While ‘quant’ and ‘machine learning’ are clearly defined terms at this point, ‘data science’ is a place to be careful, as the definition is still in flux. This title could be used by someone with a background in applied machine learning whose deliverable is working production models that accomplish a specific task. It could also be used by someone who plays an analyst role leveraging environments like matlab, R or python whose deliverables are visualizations, studies, and presentations. Both are valuable, but it is important to work backward from your desired deliverable to define your staffing needs. If you are searching for people on linkedin to build out a team that’s meant to deliver working models, I’d search for ‘machine learning’ rather than ‘data science.’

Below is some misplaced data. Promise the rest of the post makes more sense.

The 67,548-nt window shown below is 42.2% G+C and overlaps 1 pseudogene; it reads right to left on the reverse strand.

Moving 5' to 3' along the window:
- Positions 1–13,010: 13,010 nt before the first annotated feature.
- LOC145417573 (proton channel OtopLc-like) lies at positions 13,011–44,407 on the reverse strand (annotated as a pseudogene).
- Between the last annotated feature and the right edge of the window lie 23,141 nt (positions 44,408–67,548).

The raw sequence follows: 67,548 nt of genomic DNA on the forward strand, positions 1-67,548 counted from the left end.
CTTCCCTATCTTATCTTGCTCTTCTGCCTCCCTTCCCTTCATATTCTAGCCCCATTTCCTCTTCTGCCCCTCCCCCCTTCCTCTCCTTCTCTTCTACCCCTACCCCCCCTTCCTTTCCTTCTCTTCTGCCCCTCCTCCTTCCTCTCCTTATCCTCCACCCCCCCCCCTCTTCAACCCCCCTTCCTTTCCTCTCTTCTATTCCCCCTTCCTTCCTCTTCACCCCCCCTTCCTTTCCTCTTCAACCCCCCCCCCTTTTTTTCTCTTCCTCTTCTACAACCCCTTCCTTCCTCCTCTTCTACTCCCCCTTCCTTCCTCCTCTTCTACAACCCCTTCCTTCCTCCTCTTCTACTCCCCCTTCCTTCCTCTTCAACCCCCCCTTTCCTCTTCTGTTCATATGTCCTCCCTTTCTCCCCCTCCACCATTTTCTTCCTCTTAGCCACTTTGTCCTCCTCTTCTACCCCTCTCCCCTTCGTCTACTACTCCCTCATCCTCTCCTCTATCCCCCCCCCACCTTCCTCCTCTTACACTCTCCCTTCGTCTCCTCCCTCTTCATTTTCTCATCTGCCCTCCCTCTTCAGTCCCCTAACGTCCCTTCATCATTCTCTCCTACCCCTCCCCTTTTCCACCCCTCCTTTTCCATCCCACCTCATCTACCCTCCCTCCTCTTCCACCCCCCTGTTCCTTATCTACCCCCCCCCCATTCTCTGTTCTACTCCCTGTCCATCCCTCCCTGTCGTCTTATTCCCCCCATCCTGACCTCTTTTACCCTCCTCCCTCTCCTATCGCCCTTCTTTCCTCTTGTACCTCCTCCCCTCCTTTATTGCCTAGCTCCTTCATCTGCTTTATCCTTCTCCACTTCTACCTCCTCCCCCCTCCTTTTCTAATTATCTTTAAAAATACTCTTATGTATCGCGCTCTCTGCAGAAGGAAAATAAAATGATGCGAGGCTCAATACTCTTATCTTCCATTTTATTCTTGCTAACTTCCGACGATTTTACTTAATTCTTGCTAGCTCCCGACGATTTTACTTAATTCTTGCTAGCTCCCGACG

Quantitative finance has matured to the point that it yields terrific results for many problems — delivering models that eclipse the performance of humans for many tasks. Machine learning is not magic, depending on the problem and available data, a traditional quant approach might be state of the art. In these cases, quants are doing the same thing that a machine learning person would do. Machine learning shines when the scale of the available data and richness of the toolbox enables models that generalize better to unseen data, or allows us to tackle new problems. Due to the maturity of quantitative finance and the economic benefits of better performance on important finance problems, the market for applying these traditional approaches is pretty efficient. This means that much of the new low hanging fruit lies in applying machine learning approaches pioneered in the tech world at larger scale with new data, richer models, and to new problems. If your financial services organization is looking at running a machine learning initiative, try to find a problem where machine learning provides a real edge above and beyond traditional quant approaches you are already employing. Then work backward from a clear deliverable to define the team composition most likely to yield success.